A little rain....Balcones Bingo!

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chrish
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A little rain....Balcones Bingo!

Post by chrish » April 1st, 2013, 5:42 pm

I have been waiting for ANY rain to fall a little NW of where I live so I could go out and listen for this sound and get a recording -

Last night it rained 1 inch on the road I wanted so I bolted out there....



Craugastor augustii latrans - Balcones Barking Frogs calling!

Didn't actually see any, but I've seen them before, just never heard them. Here's an old photo for those who are more optical.

Image

Supposedly it will rain again tomorrow and the day after. Maybe I can get another shot at a photo?

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AtroxKR
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Re: A little rain....Balcones Bingo!

Post by AtroxKR » April 1st, 2013, 6:48 pm

Wow, I didn't even know these existed! I really need to get up on my Amphibians. I live near the Balcones Canyonlands preserve, should they be around there as well?

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chrish
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Re: A little rain....Balcones Bingo!

Post by chrish » April 1st, 2013, 7:18 pm

They should be there, looking at their range map. This range map (http://www.herpsoftexas.org/content/barking-frog) shows records for the county, so they would certainly be worth looking for. They are usually found in steep canyons with large rocky walls. If you go on a rainy/wet night in the next few weeks, you might be able to hear them calling. It almost sounds like a dog barking in the distance and it carries a long way.

They are amazing frogs. They can be tough to find, even when calling because their calls echo and they call from caves and cracks in rocks.
I have found them on roads after heavy rain.

Good luck looking. I hope you find some.

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Re: A little rain....Balcones Bingo!

Post by AtroxKR » April 1st, 2013, 7:23 pm

Awesome, I'll check for some. Sounds like habitat similar to Cliff Chirping frogs, shouldn't be too hard to find if they are around.

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Re: A little rain....Balcones Bingo!

Post by AtroxKR » April 1st, 2013, 7:24 pm

Awesome, I'll check for some. Sounds like habitat similar to Cliff Chirping frogs, shouldn't be too hard to find if they are around.

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chrish
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Re: A little rain....Balcones Bingo!

Post by chrish » April 2nd, 2013, 5:59 am

AtroxKR wrote:Awesome, I'll check for some. Sounds like habitat similar to Cliff Chirping frogs, shouldn't be too hard to find if they are around.
Yes, but Cliff Chirpers are a little more habitat generalist. You will find Cliff Chirpers in places where there are no Craugastor. Also, can you access Balcones NWR after sunset? Some refuges are open after dark, some aren't.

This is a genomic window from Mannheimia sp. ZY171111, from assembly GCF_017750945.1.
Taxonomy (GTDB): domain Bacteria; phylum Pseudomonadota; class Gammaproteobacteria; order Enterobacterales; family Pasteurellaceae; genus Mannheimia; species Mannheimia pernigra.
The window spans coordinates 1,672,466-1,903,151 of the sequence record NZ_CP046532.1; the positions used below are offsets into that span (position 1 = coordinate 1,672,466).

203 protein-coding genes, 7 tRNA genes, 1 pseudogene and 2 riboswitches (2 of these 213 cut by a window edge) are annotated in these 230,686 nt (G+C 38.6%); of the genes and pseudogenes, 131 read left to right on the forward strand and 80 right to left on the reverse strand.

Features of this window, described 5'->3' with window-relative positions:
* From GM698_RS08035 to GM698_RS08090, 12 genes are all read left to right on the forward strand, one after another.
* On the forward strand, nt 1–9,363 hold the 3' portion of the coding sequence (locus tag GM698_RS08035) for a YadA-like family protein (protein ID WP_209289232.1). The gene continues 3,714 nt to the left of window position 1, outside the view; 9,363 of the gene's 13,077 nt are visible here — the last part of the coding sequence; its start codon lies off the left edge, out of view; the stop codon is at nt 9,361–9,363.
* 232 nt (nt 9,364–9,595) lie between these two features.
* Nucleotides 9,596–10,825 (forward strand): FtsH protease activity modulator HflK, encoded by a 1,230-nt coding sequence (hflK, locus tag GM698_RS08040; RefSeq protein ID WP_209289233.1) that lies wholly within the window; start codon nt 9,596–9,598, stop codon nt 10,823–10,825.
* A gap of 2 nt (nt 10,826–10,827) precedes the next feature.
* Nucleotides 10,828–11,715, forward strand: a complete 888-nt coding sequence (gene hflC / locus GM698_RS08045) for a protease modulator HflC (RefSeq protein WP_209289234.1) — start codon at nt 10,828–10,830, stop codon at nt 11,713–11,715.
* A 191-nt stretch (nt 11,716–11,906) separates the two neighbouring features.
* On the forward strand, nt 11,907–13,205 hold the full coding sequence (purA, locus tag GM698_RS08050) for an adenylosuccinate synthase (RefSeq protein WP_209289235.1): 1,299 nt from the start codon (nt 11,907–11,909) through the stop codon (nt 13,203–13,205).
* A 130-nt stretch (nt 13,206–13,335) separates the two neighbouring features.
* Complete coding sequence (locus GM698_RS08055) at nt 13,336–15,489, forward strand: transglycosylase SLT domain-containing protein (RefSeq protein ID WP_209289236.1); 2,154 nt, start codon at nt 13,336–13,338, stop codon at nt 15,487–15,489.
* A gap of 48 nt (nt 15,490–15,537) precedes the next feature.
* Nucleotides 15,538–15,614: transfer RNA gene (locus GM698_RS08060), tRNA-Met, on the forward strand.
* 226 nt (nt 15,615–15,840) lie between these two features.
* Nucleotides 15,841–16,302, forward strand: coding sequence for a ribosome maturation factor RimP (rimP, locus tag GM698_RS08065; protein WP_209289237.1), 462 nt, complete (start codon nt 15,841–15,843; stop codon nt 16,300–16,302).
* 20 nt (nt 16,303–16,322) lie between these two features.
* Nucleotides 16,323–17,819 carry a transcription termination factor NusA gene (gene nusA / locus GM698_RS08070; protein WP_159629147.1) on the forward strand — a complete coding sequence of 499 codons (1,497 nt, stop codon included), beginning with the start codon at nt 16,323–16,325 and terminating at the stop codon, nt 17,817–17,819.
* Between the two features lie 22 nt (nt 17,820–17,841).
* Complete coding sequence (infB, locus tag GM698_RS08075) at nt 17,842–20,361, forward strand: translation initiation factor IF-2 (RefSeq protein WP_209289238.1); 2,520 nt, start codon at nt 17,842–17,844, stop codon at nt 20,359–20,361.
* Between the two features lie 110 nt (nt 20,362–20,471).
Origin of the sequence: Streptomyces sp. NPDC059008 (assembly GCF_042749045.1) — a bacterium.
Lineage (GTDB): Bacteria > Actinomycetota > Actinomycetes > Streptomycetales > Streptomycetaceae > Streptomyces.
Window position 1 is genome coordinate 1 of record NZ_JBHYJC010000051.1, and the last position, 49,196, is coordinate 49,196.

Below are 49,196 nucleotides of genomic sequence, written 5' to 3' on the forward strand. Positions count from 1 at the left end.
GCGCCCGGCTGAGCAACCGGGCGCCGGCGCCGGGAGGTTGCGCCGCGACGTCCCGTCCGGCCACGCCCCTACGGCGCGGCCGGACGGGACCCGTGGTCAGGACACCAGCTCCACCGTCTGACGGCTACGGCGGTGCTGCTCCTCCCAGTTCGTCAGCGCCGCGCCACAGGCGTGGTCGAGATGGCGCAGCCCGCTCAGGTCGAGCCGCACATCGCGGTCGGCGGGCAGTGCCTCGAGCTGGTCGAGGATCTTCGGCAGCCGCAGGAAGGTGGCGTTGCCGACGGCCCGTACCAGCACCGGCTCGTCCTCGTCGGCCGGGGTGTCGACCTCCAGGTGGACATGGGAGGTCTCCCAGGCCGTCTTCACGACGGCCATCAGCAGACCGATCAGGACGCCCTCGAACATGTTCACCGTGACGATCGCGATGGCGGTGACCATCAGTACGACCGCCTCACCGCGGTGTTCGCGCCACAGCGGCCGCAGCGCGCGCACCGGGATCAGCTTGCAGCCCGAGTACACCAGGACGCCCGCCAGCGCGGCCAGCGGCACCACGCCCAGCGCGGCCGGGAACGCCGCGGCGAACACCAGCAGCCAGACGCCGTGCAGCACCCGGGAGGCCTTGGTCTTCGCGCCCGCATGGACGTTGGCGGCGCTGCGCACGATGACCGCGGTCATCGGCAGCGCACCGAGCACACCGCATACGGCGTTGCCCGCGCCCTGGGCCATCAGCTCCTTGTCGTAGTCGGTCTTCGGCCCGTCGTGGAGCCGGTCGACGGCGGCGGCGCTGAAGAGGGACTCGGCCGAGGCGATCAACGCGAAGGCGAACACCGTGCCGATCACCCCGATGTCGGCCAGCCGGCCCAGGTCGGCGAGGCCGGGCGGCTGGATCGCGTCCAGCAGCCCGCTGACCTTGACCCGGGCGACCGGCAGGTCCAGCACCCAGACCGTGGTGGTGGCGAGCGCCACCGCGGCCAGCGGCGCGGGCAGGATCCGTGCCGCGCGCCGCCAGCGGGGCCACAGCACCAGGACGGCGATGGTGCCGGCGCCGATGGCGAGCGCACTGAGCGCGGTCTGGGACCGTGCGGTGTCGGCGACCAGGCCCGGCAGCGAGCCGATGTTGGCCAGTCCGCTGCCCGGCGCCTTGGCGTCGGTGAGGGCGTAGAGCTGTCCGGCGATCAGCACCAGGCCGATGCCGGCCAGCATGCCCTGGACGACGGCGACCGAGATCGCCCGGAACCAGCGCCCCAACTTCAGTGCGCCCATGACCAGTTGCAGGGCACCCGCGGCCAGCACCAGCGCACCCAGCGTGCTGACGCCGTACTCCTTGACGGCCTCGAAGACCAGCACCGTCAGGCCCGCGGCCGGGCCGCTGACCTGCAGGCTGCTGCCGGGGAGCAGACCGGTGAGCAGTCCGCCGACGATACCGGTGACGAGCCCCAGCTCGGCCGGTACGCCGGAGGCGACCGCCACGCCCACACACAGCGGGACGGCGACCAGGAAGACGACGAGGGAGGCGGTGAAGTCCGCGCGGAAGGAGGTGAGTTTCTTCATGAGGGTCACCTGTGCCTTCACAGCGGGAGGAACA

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Re: A little rain....Balcones Bingo!

Post by AtroxKR » April 2nd, 2013, 6:50 am

Not sure, I haven't been yet. There's two different ones over here within 15 min or less of each other. I'll have to look that up.

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Re: A little rain....Balcones Bingo!

Post by Tom Lott » April 2nd, 2013, 8:04 am

Congratulations, Chris - great recording.

I've found them reliably in caves all year round, since that environment doesn't change much with the seasons. During rainy spells (wishful thinking), I've even found them under limestone boulders and slabs.

I have also noticed, as was pointed out by someone else a while ago, that the farther away from the frog you are, the more it sounds like a barking dog, while the closer you are, the less so. Apparently the lower-pitched tones of the call carry farther than the higher ones. The excellent CD that comes with Lang Elliott et al.'s The Frogs and Toads of North America (2009) illustrates an "intermediate" call nicely.

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Re: A little rain....Balcones Bingo!

Post by chrish » April 2nd, 2013, 8:42 am

Tom Lott wrote:I have also noticed, as was pointed out by someone else a while ago, that the farther away from the frog you are, the more it sounds like a barking dog, while the closer you are, the less so. Apparently the lower-pitched tones of the call carry farther than the higher ones.
I actually recorded the difference that night. I think the "complexities" of the call don't travel as well leaving the impression of a simple dog-like bark.
I measured some distances (using Google Earth) from my microphone (shotgun mic) to the frogs based on where I estimated they were from getting as close as I could. I had exact GPS coordinates for where I was recording and by getting close to the hillsides, I was able to triangulate the frog to within a reasonably small area of hillside (say within 50 feet).

Here's a couple of frogs I first noticed from right on 4000 feet away (really, 3/4 of a mile! I told you their calls carry!)

The call is obviously amplified and you hear other noises like people in the valley below where the frog was calling. Easily confused with a dog, except for the regularity of the call.




Here's the same two frogs from about 550 feet away -




And here's two different individuals that were less than 150 feet away. You can hear that the call has two syllables from here.




150 feet is still a long way, but I can hear a difference even there.

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